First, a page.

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Thailand cave rescue set to resume for 9 still trapped

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Thailand cave rescue set to resume for 9 still trapped

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YE AUNG THU
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CHIANG RAI, Thailand — Expert divers assigned to the task of saving a youth soccer team trapped in a cave in northern Thailand for more than two weeks looked set to resume their operation on Monday, a day after four people were brought out.

It was not clear Monday morning whether divers had reentered the huge Tham Luang cave complex where the remaining nine people have been trapped for more than two weeks. Heavy rains in the area overnight had eased by Monday morning.

The rescue operation chief said Sunday that efforts were paused overnight because workers used all the oxygen" and needed to reset their air tanks, and he gave a time frame that suggested it could resume Monday morning local time (Sunday night ET).

The four people rescued Sunday are now receiving medical treatment at Prachanukroh hospital in Chiang Rai, around 35 miles away, where the eighth floor has been reserved for the soccer team, their coach and their families — who have maintained a patient vigil by the entrance to the cave while the boys have been underground.

The 12 boys — ages 11 to 16 — entered the massive cave complex on the frontier of Thailand and Myanmar with their 25-year-old coach on June 23. The group became stranded after torrential monsoon rains caused the system to flood and were missing for nine days before being discovered by two British divers early last week.

Ivan Karadzic, a Danish dive instructor who lives in Thailand and who was involved in the rescue effort of the four people on Sunday as a support diver, said late that night that "it went surprisingly well, we were expecting bad things to happen, and they didn't."

"The kids were all totally calm," Karadzic said.

Karadzic said the British divers are the most skilled in the group — "when it comes to cave diving, the U.K. is the best," he said — and acted as beginning-to-end "buddy" escorts for those rescued Sunday.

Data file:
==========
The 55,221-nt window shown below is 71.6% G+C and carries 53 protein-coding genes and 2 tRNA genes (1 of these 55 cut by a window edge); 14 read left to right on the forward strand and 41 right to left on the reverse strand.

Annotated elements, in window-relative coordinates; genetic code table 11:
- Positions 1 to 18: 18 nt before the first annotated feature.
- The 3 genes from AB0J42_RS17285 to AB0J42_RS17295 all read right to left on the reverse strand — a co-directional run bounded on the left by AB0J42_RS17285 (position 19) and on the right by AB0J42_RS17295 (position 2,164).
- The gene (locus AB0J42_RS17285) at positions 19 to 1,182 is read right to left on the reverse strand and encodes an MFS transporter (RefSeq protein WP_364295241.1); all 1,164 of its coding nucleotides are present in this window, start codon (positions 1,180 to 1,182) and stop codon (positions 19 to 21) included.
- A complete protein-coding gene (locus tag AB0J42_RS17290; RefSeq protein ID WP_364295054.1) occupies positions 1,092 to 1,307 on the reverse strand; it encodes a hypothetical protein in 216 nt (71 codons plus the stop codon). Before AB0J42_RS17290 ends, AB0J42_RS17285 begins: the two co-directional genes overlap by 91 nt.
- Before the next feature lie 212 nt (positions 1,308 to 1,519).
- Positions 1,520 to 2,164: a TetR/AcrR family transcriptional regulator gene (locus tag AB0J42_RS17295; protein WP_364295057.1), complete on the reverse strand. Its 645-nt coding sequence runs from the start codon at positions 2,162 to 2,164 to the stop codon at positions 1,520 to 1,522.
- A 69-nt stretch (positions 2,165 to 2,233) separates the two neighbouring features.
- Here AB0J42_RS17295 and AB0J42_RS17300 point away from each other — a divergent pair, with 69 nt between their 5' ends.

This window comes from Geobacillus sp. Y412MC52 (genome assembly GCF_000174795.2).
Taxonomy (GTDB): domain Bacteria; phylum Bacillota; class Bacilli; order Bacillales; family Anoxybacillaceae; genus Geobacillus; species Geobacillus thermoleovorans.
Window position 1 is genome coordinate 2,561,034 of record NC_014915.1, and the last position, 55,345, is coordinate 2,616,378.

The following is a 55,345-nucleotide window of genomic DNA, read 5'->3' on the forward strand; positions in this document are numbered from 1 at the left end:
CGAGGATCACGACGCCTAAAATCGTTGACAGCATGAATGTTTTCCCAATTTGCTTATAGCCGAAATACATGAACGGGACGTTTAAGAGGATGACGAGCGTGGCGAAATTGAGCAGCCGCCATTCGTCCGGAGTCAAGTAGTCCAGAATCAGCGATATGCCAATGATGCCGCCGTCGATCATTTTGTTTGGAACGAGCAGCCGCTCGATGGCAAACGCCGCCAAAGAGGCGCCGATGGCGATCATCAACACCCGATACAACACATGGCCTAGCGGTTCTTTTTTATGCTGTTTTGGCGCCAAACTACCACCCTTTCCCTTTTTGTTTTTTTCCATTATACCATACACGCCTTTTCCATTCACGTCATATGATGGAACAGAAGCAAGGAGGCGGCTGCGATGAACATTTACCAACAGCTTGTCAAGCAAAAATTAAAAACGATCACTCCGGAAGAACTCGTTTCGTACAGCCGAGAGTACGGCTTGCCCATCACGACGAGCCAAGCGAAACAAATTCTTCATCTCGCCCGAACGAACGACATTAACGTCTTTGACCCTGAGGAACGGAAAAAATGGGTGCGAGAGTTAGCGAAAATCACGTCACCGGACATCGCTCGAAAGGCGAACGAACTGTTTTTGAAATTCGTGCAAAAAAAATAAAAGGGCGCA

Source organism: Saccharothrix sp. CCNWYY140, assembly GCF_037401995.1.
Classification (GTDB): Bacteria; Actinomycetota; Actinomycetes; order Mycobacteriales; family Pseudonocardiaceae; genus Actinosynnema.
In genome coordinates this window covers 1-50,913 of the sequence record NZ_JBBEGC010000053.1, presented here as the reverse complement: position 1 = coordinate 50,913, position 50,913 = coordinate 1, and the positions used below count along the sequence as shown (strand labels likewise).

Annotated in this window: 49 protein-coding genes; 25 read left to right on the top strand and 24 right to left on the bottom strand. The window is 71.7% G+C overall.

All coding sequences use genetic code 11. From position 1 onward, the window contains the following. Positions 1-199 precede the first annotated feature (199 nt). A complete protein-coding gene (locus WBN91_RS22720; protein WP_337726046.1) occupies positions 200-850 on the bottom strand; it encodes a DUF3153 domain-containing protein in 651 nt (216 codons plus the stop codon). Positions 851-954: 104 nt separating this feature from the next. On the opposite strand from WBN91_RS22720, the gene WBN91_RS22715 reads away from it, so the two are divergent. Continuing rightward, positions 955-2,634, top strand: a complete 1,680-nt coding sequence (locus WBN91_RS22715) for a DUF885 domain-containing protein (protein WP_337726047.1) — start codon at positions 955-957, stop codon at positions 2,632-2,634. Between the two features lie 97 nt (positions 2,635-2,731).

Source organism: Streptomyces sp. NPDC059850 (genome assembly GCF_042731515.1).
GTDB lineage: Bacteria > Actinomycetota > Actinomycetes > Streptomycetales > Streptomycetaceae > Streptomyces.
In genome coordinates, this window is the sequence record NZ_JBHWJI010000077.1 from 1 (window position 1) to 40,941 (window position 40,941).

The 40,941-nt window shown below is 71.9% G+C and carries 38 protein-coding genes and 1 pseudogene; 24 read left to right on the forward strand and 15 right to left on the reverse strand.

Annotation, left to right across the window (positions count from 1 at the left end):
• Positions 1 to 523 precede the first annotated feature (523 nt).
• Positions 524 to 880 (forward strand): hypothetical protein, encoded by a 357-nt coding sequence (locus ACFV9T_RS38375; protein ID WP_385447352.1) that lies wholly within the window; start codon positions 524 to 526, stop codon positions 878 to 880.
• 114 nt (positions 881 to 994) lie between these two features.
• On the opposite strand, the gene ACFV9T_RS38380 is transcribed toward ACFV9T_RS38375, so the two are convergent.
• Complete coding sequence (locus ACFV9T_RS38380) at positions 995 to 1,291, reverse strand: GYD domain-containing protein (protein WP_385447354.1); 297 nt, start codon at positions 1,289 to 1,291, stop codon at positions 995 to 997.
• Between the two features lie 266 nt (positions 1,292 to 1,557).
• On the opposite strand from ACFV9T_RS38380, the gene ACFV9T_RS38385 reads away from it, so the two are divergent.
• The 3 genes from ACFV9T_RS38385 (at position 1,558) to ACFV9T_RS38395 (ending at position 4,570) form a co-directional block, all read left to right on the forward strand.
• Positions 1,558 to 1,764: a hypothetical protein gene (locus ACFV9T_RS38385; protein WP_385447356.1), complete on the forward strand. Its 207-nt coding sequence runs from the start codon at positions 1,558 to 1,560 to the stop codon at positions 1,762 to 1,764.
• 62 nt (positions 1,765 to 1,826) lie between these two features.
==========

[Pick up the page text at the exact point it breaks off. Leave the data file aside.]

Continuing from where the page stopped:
Those rescued Sunday traveled more than half a mile underwater with the first one coming out of the cave at 5:40 p.m., Chiang Rai Gov. Narongsak Osottanakorn, the head of the rescue mission, said Sunday. He said that four boys were rescued in Sunday's effort.

The journey out of the cave from the chamber the boys and their coach have been trapped takes even experienced Navy SEAL divers as long as five or six hours to complete. Early Friday, a former Thai Navy SEAL diver died after losing consciousness while returning from placing air tanks deep inside the caves.

Narongsak said Sunday that the decision to try and rescue the boys and their coach on was made because conditions inside the cave were the best they could hope for and that water levels were now so low after days of good weather and constant draining that long stretches of the passage were now walk-able.

Karadzic, the Danish diver, said preparations had been made with air tanks and spaces identified for those being rescued to go if needed.

"We surveyed the cave to find good spots that we could say OK, from this route to this route, if anything unexpected or there's a panic, we go here, and in this other part, if any panic happens, this is where we're gonna go," he said.

Part of the route is carved into roughly quarter-mile sections manned by support divers who studied every stalactite or potentially panic-inducing tight squeeze to avoid. "Communication is difficult, so we plan everything," Karadzic said. "We look at all the scenarios."

An ambulance exits from the Tham Luang cave area as operations continue for nine people trapped at the cave in Khun Nam Nang Non Forest Park in the Mae Sai district of Chiang Rai province, Thailand, on July 9, 2018.
An ambulance exits from the Tham Luang cave area as operations continue for nine people trapped at the cave in Khun Nam Nang Non Forest Park in the Mae Sai district of Chiang Rai province, Thailand, on July 9, 2018.YE AUNG THU

They were equipped with spare air tanks, regulators, masks and wetsuits, and were prepared to lead the boys to comfortable above-water space if needed, he said, adding that it wasn't necessary.

"There was anxiety when we started our day, but when we saw the first kid ... he was like, no problem at all," Karadzic recalled. "We asked the escort diver, 'Did he do anything?' And he said, 'No, no, no, he's just here.'"

Karadzic was hopeful that Monday's operation would go as smoothly.

"Obviously we need to be careful not to be overconfident," he said. "But it was just incredibly well planned. We thought of everything that could happen, everything that could break, anything that can go bad."

Rain was a concern as preparations were made for Sunday's rescue. Thailand's Meteorological Department said there was a 60 percent chance of rain Monday with thunderstorms forecast throughout the week, the Associated Press reported.